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Europe: Black Sea Bank Becomes Reality On June 1

By Tito Singh

Athens, 28 May 1999 (RFE/RL) -- An important new regional institution will come into being Tuesday (June 1) when the Black Sea Trade and Development Bank begins operations. The bank, the financial arm of the 11-member Black Sea Organization of Economic Cooperation (BSEC), will be officially inaugurated three weeks later at its headquarters in Thessaloniki, Greece.

At a two-day meeting last week, the bank's board put the final touches on its operational procedures in three areas: project strategy, investment policies and risk assessment. The bank is due to become the main mechanism of the BSEC in working out, financing and implementing joint regional projects. It will also provide the necessary financial resources to member states.

BSEC members created the bank for two reasons. First, to grant credit and other financial arrangements both to governments and non-governmental organizations. Second, it will seek to mobilize funds, including aid from international financing institutions such as the European Bank for Reconstruction and Development (EBRD). This will allow the expansion of economic and commercial cooperation and the creation of specific projects of common interest to the Black Sea area.

The bank's capital, initially expected to be $150 million, will finance projects and programs funded jointly with other credit organizations like the EBRD. Its shareholders are the BSEC's 11 member states: Albania, Armenia, Azerbaijan, Bulgaria, Georgia, Greece, Moldova, Romania, Russia, Turkey and Ukraine.

Greece, the only European Union member in the BSEC, is also currently the BSEC's president. Elli Frangakis, the Greek government's Economic Adviser, told our correspondent that Athens is playing an important role as the bridge between the EU and the BSEC.

The Black Sea group was founded seven years ago in Istanbul, where its secretariat is based. Since then, seven other countries -- Austria, Egypt, Israel, Italy, Poland, Slovakia and Tunisia -- have been granted observer status in the BSEC.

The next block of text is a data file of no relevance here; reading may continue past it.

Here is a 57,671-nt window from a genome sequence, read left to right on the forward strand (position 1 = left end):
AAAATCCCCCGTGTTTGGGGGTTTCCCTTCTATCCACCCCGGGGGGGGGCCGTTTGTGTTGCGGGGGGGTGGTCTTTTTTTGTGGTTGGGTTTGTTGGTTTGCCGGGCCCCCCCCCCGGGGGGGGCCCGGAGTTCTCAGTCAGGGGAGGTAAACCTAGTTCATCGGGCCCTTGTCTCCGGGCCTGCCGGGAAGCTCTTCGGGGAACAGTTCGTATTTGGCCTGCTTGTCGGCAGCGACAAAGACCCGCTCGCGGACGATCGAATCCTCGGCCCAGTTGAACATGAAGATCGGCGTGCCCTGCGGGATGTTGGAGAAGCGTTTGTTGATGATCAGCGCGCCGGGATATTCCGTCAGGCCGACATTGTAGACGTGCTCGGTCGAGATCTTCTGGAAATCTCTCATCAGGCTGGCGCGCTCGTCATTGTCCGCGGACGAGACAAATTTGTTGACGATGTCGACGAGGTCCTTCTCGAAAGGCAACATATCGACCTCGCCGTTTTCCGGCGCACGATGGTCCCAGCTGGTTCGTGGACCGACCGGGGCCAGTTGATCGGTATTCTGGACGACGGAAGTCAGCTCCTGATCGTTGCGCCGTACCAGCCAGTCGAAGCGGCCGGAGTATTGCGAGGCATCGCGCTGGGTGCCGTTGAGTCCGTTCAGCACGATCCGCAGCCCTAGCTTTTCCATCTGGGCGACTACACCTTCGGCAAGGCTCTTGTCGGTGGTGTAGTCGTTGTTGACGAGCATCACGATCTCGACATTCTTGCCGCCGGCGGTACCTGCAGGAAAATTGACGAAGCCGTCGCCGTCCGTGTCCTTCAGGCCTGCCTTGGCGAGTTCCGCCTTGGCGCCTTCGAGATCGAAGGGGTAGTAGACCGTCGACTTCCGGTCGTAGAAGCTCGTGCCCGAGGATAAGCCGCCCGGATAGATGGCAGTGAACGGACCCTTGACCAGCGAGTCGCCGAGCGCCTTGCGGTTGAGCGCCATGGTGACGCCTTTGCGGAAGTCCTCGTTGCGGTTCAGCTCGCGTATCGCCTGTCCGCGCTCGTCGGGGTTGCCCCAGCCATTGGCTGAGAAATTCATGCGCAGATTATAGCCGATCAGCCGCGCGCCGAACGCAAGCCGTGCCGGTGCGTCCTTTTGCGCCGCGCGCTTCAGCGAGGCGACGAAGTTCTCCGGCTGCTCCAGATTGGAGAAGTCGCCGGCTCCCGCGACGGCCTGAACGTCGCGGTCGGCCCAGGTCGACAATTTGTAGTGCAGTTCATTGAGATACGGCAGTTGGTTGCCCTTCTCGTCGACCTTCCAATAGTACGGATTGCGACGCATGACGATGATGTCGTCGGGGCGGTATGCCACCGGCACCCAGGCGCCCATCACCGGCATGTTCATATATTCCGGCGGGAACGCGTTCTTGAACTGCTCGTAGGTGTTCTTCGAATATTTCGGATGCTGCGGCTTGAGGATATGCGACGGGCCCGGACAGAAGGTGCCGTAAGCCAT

With a total population of 350 million people, the BSEC member states comprise a vast and geographically diverse territory endowed with rich natural resources.

The BSEC is governed by the Istanbul-based permanent council, which in turn is run by a board of directors headed by a rotating chair-country for six months. Among the chair's chief responsibilities is ensuring effective interaction among the member-states' business communities and the BSEC's various inter-governmental bodies. Its council is active in identifying private and public investment projects worthy of future BSEC support, working largely through a network of private business councils or governmental bodies in all the member states.

Among BSEC projects already underway are several in the telecommunications field. They include the establishment of a system of fiber-optic, land-cable and radio links that will connect Azerbaijan, Georgia and Turkey.

According to Frangakis, Greek officials closely cooperate with their Turkish counterparts in setting up programs that will benefit businesses in all member states. She also said that there are plans for two important inter-governmental seminars in coming months. The first will focus on the Black Sea's transportation sector, while the second will seek to find ways to improve business prospects and economic cooperation among member states. In addition, Frangakis said, Greece is organizing a two-day conference in October that will explore prospects for increased cooperation between the EU and the BSEC.